Beginning in 2014, virtually all of us will be required to have a government-approved health insurance plan, or face a tax penalty. Because costs are expected to jump dramatically for many, it is important to take advantage of every opportunity to keep more money in your pocket. Here’s what you should know now about HSA's and Obamacare.
Health Insurance Requirements Starting in 2014
Next January, major components of the (so-called) Affordable Care Act go into effect. The IRS will be in charge of enforcing tax penalties if you decide not to carry health insurance.
Plans will be given a rating of Bronze, Silver, Gold, or Platinum, based on how much they cover. If you do not have coverage now, or if the effective date of your current plan is later than March 23, 2010, you will be required to get a new plan.
So, unlike what you may have heard, many people will not be able to keep their current plan, even if they like it. If the effective date of your policy is prior to that date, then you have a “grandfathered” plan. If your insurance company decides to continue offering that plan, you may keep it. Some may unfortunately discontinue offering grandfathered plans.
Rates Are Going up in 2014
The insurance carriers will be determining 2014 rates soon, but none have been released yet. Because there will be no more underwriting on health insurance plans, I expect premiums to jump substantially. The median estimates from the quoted experts seem to be 30% - 70% rate increases on average.
Because young people are being asked to subsidize older people under the pricing structure required by law, rates on young people may rise by 100% or more. People under age 30 will have an option to purchase a “catastrophic” plan, which will hopefully lower premiums some.
Should You Keep Your Grandfathered Plan?
There is no easy answer to this. Some older plans have had major rate increases over the past few years, and you can get a new plan with preventive care included for less money. If you haven’t spoken with your Advisor about your coverage recently and your rates have been going up, you may want to give us a call.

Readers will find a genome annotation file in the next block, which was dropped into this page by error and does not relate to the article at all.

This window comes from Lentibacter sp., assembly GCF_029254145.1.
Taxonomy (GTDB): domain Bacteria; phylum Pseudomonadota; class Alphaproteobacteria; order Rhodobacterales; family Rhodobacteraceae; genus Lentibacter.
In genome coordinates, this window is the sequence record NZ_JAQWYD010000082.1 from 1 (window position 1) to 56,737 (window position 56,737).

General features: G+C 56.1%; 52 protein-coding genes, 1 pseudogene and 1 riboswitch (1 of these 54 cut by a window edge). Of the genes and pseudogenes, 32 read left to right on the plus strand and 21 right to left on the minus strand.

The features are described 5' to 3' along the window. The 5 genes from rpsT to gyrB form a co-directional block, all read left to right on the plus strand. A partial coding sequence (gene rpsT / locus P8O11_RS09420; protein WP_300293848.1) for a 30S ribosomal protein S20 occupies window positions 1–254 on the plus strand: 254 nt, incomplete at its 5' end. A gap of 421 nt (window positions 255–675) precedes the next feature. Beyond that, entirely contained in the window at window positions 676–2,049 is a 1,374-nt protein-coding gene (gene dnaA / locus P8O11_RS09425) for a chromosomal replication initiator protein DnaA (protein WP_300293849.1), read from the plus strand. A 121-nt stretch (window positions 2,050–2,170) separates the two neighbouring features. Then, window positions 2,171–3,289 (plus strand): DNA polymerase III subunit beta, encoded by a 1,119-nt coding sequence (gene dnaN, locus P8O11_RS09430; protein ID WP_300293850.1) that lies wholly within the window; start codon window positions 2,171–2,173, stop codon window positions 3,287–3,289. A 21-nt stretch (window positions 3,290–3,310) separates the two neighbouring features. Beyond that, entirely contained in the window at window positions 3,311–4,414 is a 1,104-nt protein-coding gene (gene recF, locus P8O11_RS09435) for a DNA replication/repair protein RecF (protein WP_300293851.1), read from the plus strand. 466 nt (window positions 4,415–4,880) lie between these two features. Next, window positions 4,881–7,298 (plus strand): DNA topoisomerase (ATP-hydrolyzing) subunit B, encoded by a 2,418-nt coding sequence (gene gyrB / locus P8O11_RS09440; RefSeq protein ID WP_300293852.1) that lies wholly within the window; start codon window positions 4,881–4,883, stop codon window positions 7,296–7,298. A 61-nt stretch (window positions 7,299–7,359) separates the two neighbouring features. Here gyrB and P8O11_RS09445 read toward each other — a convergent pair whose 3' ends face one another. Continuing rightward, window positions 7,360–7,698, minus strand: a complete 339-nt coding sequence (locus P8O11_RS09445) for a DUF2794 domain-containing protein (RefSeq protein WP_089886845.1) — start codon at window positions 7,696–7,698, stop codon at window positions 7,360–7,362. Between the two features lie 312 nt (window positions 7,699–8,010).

That said, if your rates on your grandfathered plan have not gone up too much, I would consider keeping it. The new HSA plans will be accepting all applicants regardless of pre-existing conditions, which may result in larger-than-expected claims and faster rate increases.
HSA Plans Are Still the Best Option
There was great concern that HSA-qualified plans with high deductibles would not satisfy the requirements under Obamacare to qualify as a Bronze plan. The good news is that these consumer-driven plans will continue to be available, and probably with the same deductible range as is available today.No plans will be less expensive than HSA plans. The Bronze-level HSA plans are likely to be substantially less expensive than the higher-level plans. And, remember that maximizing your HSA contribution will also help you minimize your taxes, and put cash in an account that you can use to pay for dental, eyeglasses, and other medical expenses with tax-free dollars.
Wanted, Dead or Alive
In the coming months, I’ll continue to explain what is happening with the full implementation of the Obamacare (healthcare) reform law, and how it affects those of us who have (or want to have) individual or family insurance plans. And, I’ll share my thoughts and advice. If you are even more interested in the public policy and the social ramifications, follow my Health Care Reform blog.
This is Wiley IV and me, looking mean in front of our Top Ten Wanted poster. (You know, the FBI doesn’t want me sharing all this insider information.)
If you currently have coverage with us, then we will be in communication, and let you know your best options and how to take advantage of subsidized premiums (if you qualify) as we get closer to 2014.
To your health and wealth!
P.S. - If you ever go to a non-approved medical practitioner where your government-approved insurance doesn’t work, it’s nice to have some money in your HSA. I kind of think of my HSA as a “health freedom fund.”
P.P.S. - Next month, I’ll talk some more about how the subsidies work, and how you can keep more money in your pocket, including HRAs.